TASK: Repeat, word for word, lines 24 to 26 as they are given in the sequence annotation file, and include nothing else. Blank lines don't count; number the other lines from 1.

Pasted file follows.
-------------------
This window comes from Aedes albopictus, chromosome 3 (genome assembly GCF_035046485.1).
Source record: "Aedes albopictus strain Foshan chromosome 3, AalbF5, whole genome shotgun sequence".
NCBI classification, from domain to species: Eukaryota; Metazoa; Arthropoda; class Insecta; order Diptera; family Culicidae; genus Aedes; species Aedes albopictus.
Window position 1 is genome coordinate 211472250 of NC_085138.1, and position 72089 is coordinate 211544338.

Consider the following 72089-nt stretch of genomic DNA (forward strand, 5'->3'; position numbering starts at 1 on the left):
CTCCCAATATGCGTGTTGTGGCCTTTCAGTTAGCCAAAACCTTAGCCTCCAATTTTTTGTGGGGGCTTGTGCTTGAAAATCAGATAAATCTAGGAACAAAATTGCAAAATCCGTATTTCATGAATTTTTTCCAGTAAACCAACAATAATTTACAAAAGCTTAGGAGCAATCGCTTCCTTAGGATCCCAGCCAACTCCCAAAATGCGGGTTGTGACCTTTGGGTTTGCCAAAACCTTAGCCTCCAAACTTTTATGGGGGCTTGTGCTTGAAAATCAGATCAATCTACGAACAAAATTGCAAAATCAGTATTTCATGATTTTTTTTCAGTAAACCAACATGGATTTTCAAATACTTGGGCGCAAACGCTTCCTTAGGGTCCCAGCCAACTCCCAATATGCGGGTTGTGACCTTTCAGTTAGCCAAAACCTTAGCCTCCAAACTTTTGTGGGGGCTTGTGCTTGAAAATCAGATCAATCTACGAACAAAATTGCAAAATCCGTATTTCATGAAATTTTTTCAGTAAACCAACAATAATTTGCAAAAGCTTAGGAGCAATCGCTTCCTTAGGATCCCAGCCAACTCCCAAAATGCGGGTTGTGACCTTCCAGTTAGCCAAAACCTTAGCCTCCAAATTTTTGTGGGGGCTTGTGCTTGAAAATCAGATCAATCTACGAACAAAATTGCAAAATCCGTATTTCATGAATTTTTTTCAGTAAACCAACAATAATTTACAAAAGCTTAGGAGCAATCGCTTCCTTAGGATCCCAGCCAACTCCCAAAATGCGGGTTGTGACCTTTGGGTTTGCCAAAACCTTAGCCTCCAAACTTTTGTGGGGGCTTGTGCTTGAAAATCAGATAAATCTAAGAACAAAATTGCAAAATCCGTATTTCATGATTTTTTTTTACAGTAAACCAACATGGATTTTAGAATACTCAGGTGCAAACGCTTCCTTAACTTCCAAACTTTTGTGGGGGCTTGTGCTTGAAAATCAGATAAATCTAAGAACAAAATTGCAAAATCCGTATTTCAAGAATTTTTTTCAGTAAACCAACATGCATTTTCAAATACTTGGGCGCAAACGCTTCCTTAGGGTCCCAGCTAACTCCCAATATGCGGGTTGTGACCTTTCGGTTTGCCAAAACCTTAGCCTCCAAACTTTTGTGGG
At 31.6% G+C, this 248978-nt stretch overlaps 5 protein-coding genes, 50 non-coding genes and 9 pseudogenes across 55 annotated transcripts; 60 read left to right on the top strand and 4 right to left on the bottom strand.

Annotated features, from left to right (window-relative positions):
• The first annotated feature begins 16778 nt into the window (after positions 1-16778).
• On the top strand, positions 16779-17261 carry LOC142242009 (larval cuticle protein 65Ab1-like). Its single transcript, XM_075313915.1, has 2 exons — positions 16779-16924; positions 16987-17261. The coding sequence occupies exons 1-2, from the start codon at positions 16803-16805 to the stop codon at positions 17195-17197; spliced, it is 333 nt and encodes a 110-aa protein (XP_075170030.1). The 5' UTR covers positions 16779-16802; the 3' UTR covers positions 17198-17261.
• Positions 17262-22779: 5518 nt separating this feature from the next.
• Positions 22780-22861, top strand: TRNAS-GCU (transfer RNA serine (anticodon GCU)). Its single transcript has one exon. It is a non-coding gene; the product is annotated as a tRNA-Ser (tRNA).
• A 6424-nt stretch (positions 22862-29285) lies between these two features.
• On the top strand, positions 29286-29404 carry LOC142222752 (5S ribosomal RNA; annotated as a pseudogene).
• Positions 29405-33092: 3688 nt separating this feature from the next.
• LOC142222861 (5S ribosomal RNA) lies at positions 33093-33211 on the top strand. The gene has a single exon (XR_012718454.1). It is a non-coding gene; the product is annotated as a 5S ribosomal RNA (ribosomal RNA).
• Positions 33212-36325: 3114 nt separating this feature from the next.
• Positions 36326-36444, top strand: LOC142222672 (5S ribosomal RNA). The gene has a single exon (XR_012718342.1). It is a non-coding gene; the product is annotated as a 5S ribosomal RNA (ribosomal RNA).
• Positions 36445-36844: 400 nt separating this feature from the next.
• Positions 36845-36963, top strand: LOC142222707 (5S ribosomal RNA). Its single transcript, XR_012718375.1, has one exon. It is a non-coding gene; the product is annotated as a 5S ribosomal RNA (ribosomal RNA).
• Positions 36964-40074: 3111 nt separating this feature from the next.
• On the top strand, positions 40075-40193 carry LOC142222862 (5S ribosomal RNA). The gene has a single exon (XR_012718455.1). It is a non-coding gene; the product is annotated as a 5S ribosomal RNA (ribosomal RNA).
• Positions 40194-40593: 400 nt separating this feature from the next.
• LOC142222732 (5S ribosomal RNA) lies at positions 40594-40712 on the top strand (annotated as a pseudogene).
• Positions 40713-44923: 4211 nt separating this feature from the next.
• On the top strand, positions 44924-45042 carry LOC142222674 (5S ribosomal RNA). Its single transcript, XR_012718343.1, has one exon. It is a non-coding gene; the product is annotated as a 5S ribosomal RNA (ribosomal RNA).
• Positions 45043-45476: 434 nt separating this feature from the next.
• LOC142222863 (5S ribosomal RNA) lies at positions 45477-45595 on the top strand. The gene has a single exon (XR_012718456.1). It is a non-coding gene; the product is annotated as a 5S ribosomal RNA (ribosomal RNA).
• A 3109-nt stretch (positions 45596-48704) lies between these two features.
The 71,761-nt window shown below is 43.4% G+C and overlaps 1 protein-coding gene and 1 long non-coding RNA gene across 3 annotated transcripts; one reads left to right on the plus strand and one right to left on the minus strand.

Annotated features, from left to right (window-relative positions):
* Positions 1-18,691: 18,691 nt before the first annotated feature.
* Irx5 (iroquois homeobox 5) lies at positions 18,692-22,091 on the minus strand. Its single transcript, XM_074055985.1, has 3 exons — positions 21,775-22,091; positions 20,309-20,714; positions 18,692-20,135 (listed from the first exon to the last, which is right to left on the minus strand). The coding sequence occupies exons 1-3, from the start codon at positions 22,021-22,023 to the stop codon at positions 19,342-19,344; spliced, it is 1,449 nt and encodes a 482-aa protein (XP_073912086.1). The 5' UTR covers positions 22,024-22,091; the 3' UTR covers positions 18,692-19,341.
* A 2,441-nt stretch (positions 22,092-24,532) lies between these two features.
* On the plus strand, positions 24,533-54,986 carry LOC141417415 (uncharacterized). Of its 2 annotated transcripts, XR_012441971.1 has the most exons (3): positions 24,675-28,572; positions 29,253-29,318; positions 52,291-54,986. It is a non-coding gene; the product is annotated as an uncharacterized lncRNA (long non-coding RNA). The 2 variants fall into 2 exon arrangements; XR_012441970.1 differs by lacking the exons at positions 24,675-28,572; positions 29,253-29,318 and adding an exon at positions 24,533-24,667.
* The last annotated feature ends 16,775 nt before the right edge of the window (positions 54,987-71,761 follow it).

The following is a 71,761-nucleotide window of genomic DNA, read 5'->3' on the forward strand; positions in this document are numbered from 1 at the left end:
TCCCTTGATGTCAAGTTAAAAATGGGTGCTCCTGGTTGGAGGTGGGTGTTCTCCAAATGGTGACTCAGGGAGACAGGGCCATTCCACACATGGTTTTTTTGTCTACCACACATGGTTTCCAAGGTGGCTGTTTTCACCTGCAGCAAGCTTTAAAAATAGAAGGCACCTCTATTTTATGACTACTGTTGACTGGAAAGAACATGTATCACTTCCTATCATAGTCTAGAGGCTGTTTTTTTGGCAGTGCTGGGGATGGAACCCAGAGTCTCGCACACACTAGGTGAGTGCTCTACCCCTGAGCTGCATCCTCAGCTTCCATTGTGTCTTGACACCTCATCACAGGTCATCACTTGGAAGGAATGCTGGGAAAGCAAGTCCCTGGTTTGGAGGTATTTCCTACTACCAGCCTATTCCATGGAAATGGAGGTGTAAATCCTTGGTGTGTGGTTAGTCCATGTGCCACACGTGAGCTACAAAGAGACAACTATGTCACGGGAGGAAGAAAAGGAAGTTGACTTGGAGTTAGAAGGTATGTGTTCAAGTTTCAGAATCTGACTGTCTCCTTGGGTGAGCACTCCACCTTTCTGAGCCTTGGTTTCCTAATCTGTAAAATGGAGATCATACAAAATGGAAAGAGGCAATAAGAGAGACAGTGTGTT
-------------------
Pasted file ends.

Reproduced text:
• LOC142222732 (5S ribosomal RNA) lies at positions 40594-40712 on the top strand (annotated as a pseudogene).
• Positions 40713-44923: 4211 nt separating this feature from the next.
• On the top strand, positions 44924-45042 carry LOC142222674 (5S ribosomal RNA). Its single transcript, XR_012718343.1, has one exon. It is a non-coding gene; the product is annotated as a 5S ribosomal RNA (ribosomal RNA).